As always, I hope you are well. As per my earlier blog post I am going to be offering two segments here:
Excel Novice 5 min tip
Learn how to print your spreadsheet so that you don’t spend time cutting, pasting, gluing and stapling (awww, the horror!) . This handout gives you the basics:Printing_summary_tipsheet_02 But the main thing you need to check is Page Layout – Scale to Fit .and change the width and/or height to get the spreadsheet to fit on the desired number of pages…
Excel Adept – Using Power Query to make a pivot friendly budget file
One of the questions that crops up quite frequently is how to transpose or re-organise your data so as to construct a pivot table from it. Excel expects your data to be normalized i.e. one row per transaction so an invoice with 5 products on it will have 5 lines in transaction list or it should have if you need to filter or make a pivot table from the data. If you get a data dump, your data *will* be in this format. However if you are doing up an annual budget, it’s more common for the data to appear like this and to have been done up in an Excel file. Note how the dates are going across in columns G onwards….but if we want to construct a pivot table from this or use it in Powerpivot to compare…we will need to change the layout of the data. To be honest, that’s a pretty cumbersome thing to do just using Excel. You can use a combination of the Transpose formula or you could use John Walkenbach’s Pivot table technique. (the link that I usually use for this has gone dead alas, but this tutorial does give you the steps.
But in Power Query – this literally takes minutes. You can download the file here: Budget_unpivot_example.
As a way to cross check our work, let’s check the total for these three account numbers:
487674 = €38,618
If you think you will be using this procedure again next year – but with a different file – I am suggesting that you do it this way.
- Make sure you have Power Query installed. It’s a free add-in which you can download from here
- Click on Power Query tab – From File – From Excel
- Navigate to where this file is saved.
- Click on the sheet has the data you want (Budget)
- Click on Load.
- Click on the Query tab (right hand side)
- Click on Edit Query
- Delete the Total Annual Budget column (highlight – right click and Remove)
- Highlight all the columns with a date at the top (note that you can highlight the first one, press your Shift key, keep it pressed down and then click on the last month column to highlight all of them – which you will need to do)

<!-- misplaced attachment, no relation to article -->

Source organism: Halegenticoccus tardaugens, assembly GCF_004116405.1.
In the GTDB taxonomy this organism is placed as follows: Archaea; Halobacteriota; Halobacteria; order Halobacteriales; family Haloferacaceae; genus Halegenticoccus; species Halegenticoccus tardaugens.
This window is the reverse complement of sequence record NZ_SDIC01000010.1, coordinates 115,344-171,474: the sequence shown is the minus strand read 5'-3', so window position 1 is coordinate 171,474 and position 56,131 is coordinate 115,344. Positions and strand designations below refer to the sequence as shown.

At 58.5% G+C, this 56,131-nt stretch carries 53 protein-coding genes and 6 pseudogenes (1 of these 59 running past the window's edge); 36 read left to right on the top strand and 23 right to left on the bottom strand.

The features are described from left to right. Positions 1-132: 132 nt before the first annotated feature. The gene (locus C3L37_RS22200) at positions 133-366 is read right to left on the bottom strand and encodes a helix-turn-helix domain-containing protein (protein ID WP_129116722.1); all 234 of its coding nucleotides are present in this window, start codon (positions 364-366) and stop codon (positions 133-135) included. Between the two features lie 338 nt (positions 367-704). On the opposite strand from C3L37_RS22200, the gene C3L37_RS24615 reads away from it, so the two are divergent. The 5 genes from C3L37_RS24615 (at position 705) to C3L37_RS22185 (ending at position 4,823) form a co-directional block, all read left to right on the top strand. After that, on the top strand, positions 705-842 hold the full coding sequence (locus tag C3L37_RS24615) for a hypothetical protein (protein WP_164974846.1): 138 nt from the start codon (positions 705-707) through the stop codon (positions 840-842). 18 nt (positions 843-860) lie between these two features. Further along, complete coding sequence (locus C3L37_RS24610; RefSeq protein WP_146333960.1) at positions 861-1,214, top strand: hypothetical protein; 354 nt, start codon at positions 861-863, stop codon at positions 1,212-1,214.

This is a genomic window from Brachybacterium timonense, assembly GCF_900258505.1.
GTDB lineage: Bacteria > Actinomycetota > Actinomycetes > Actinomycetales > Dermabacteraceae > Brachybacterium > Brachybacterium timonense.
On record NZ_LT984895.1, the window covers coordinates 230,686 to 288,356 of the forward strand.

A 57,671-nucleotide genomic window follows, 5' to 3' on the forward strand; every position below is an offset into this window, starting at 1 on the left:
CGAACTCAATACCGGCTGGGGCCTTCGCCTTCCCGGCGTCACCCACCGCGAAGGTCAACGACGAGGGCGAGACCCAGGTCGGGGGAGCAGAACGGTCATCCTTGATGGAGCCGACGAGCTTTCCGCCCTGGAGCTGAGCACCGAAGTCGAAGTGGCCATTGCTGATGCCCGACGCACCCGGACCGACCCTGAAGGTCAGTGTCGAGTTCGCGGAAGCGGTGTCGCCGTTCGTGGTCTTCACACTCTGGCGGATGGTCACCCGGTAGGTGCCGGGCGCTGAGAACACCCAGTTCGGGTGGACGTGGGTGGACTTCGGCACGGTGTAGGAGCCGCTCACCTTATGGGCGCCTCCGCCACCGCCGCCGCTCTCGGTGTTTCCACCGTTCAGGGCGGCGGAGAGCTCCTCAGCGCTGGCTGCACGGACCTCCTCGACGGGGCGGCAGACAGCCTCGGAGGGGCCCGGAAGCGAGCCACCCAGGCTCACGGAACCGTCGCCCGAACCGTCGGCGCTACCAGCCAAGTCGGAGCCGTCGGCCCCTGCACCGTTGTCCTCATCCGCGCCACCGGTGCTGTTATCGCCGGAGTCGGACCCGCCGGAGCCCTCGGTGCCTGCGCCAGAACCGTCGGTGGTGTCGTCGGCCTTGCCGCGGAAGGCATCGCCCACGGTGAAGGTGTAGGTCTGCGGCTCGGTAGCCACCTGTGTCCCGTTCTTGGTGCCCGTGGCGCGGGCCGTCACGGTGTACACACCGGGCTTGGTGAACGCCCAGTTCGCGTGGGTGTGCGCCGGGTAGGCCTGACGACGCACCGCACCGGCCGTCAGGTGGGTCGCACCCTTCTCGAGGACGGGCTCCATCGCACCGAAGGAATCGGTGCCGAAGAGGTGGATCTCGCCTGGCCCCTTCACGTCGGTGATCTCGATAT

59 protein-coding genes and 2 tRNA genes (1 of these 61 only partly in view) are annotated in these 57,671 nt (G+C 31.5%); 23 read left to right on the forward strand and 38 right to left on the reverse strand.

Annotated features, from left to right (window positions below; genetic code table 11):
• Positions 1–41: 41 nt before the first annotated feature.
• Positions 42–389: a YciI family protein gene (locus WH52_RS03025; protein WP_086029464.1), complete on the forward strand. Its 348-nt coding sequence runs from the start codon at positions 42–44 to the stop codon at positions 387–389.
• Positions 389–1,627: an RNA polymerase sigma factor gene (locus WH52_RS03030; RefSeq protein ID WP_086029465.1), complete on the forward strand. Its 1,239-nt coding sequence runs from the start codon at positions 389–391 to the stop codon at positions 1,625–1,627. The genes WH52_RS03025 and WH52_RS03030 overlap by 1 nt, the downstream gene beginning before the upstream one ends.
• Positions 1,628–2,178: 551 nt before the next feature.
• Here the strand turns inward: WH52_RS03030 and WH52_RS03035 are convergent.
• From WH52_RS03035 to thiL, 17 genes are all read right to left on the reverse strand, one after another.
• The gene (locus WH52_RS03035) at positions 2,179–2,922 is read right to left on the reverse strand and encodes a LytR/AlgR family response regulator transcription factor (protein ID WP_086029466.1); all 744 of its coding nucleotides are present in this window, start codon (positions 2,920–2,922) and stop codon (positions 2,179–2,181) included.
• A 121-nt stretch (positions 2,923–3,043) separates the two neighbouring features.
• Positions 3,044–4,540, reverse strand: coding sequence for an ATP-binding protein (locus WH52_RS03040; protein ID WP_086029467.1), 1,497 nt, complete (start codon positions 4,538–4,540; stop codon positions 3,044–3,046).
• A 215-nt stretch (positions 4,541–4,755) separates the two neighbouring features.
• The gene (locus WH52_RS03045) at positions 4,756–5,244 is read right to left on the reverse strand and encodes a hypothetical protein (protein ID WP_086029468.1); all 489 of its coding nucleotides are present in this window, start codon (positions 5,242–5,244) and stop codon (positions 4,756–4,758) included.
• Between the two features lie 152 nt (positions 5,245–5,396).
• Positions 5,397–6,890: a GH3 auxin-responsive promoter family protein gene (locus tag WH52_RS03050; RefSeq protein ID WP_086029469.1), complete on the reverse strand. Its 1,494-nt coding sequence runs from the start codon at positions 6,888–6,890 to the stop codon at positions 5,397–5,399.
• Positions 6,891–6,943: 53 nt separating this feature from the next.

- Click on Transform – Unpivot Columns
- All done – data unpivoted.
- All that’s left to do now is rename the Attribute column to Date (Right click – Rename) and Value to Monthly budget.
- To get it back into Excel, click on Close and Load, Close and Load. All done.
- Now, let’s check our first account number : 487674. Filter for this account number. Now highlight the numbers in the monthly budget column. Check your total in the status. There it is 38,618. Repeat the same process for the other two account numbers.
- You now have a budget file ready to be used in a pivot table. Let’s call it annual_budget_pivoted
Reusing it again next year.
One of the things I love about Power Query is this – once I’ve done this piece of work all I need to do to repeat it is to just change the source file. So open up annual_budget_pivoted.
- If the Power Query pane doesn’t appear on the right, click on Power Query – click on Show Pane.
- Then click on Launch Editor beside it to launch the Power Query editor
- In the Query settings on the left, identify Source
- Note that it has a cog to the right of it.
- Click on the cog.
- Then click on Browse to navigate to the file you want to apply the same procedure to.
- Then just click Close and Load. Work is all done.
At the moment I am only starting to scratch the surface of what Power Query can do…but if you need to do data cleansing…well worth while checking it out.